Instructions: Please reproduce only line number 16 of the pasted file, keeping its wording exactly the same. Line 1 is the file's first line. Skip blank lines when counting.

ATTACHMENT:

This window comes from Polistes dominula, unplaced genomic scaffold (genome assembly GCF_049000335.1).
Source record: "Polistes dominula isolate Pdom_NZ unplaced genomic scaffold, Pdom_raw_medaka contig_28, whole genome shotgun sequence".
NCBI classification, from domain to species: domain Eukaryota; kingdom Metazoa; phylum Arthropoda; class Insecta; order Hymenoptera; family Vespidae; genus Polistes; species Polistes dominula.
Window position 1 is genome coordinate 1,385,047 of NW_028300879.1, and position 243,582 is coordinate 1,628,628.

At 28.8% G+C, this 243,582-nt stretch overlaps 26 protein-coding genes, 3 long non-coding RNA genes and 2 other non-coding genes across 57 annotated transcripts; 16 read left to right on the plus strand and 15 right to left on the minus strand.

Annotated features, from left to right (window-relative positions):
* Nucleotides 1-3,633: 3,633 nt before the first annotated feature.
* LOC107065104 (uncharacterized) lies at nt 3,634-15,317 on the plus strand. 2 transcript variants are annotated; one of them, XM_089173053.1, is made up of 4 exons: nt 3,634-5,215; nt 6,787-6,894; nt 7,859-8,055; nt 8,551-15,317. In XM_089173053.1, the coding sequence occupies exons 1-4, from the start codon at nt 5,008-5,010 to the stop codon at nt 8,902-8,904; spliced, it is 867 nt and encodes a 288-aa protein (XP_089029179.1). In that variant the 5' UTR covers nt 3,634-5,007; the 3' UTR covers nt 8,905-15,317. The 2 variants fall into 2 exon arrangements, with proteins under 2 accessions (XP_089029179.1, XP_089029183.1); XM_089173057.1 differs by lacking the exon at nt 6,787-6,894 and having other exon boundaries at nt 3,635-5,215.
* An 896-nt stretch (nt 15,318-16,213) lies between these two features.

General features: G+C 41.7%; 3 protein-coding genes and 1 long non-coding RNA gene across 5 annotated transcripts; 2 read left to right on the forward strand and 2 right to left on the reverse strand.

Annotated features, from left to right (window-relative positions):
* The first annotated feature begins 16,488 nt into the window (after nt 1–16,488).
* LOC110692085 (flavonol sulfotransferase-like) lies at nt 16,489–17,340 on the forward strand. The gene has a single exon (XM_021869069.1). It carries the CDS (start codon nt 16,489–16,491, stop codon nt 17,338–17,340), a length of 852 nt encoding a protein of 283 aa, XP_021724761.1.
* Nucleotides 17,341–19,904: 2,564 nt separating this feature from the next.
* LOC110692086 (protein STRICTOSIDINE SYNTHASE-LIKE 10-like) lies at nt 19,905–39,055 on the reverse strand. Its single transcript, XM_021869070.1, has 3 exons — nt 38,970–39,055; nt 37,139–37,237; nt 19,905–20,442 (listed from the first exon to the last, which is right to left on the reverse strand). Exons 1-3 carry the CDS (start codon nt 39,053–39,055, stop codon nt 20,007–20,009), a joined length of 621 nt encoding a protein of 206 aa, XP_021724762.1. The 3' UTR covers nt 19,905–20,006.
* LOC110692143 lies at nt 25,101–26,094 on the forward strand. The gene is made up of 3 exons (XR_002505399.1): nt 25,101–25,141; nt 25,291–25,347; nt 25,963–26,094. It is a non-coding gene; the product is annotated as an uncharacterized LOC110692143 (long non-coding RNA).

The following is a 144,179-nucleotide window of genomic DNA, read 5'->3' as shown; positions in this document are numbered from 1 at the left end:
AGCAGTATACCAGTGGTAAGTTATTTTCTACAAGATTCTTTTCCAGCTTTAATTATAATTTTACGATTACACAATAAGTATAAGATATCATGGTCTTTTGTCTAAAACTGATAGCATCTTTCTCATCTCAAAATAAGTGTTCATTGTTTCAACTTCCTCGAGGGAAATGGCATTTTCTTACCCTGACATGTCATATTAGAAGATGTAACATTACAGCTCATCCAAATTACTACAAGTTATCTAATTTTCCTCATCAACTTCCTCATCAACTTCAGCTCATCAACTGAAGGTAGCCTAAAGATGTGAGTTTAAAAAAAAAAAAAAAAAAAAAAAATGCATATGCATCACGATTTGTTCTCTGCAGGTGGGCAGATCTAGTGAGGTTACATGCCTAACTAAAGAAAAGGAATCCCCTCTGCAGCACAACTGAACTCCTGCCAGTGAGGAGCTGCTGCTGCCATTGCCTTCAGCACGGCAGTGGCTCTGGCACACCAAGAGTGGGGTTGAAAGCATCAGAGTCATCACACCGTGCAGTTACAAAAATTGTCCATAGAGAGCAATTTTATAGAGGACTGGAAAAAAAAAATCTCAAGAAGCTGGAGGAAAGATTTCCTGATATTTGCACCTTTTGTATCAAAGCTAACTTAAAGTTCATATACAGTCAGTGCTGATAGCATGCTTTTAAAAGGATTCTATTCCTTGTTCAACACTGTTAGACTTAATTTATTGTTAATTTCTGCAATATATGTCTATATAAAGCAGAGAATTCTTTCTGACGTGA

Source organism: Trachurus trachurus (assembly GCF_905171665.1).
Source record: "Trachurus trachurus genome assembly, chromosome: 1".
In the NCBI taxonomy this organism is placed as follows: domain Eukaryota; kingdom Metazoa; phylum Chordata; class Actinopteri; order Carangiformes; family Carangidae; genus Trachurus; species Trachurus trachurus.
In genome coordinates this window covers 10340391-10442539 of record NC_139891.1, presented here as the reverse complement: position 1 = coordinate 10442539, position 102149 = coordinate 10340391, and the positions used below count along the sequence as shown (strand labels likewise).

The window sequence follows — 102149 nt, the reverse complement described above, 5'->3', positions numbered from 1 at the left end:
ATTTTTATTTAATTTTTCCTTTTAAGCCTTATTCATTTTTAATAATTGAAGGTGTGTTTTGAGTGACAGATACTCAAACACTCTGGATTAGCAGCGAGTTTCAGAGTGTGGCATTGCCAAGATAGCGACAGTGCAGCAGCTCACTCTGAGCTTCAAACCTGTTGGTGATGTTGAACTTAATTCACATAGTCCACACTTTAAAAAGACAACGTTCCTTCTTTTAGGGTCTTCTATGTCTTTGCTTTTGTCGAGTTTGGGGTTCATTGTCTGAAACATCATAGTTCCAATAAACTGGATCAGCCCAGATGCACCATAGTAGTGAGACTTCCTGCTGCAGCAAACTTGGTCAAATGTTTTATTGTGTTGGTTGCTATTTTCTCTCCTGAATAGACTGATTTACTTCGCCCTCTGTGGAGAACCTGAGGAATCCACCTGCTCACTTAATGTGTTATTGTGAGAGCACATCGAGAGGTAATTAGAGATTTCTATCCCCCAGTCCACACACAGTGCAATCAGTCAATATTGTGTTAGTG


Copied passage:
* LOC110692143 lies at nt 25,101–26,094 on the forward strand. The gene is made up of 3 exons (XR_002505399.1): nt 25,101–25,141; nt 25,291–25,347; nt 25,963–26,094. It is a non-coding gene; the product is annotated as an uncharacterized LOC110692143 (long non-coding RNA).